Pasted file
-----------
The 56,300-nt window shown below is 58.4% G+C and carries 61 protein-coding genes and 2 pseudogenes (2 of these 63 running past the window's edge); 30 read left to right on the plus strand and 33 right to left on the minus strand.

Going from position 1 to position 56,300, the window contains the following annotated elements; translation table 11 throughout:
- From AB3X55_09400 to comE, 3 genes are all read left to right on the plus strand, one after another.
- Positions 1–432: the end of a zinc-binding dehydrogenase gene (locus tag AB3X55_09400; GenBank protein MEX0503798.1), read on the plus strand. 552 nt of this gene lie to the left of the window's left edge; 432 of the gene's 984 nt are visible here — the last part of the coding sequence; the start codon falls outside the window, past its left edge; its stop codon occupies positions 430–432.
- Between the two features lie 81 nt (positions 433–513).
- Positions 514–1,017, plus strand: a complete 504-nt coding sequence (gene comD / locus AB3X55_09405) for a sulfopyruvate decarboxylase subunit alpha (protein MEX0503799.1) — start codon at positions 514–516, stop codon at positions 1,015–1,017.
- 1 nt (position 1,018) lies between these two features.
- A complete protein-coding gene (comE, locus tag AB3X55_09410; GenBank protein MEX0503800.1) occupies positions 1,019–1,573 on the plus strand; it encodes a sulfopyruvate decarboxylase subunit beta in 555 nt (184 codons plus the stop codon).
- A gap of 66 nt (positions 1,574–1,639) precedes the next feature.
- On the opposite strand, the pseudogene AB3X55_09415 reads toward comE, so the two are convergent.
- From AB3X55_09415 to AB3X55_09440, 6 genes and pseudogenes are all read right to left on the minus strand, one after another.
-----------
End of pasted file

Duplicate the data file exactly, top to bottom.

The 56,300-nt window shown below is 58.4% G+C and carries 61 protein-coding genes and 2 pseudogenes (2 of these 63 running past the window's edge); 30 read left to right on the plus strand and 33 right to left on the minus strand.

Going from position 1 to position 56,300, the window contains the following annotated elements; translation table 11 throughout:
- From AB3X55_09400 to comE, 3 genes are all read left to right on the plus strand, one after another.
- Positions 1–432: the end of a zinc-binding dehydrogenase gene (locus tag AB3X55_09400; GenBank protein MEX0503798.1), read on the plus strand. 552 nt of this gene lie to the left of the window's left edge; 432 of the gene's 984 nt are visible here — the last part of the coding sequence; the start codon falls outside the window, past its left edge; its stop codon occupies positions 430–432.
- Between the two features lie 81 nt (positions 433–513).
- Positions 514–1,017, plus strand: a complete 504-nt coding sequence (gene comD / locus AB3X55_09405) for a sulfopyruvate decarboxylase subunit alpha (protein MEX0503799.1) — start codon at positions 514–516, stop codon at positions 1,015–1,017.
- 1 nt (position 1,018) lies between these two features.
- A complete protein-coding gene (comE, locus tag AB3X55_09410; GenBank protein MEX0503800.1) occupies positions 1,019–1,573 on the plus strand; it encodes a sulfopyruvate decarboxylase subunit beta in 555 nt (184 codons plus the stop codon).
- A gap of 66 nt (positions 1,574–1,639) precedes the next feature.
- On the opposite strand, the pseudogene AB3X55_09415 reads toward comE, so the two are convergent.
- From AB3X55_09415 to AB3X55_09440, 6 genes and pseudogenes are all read right to left on the minus strand, one after another.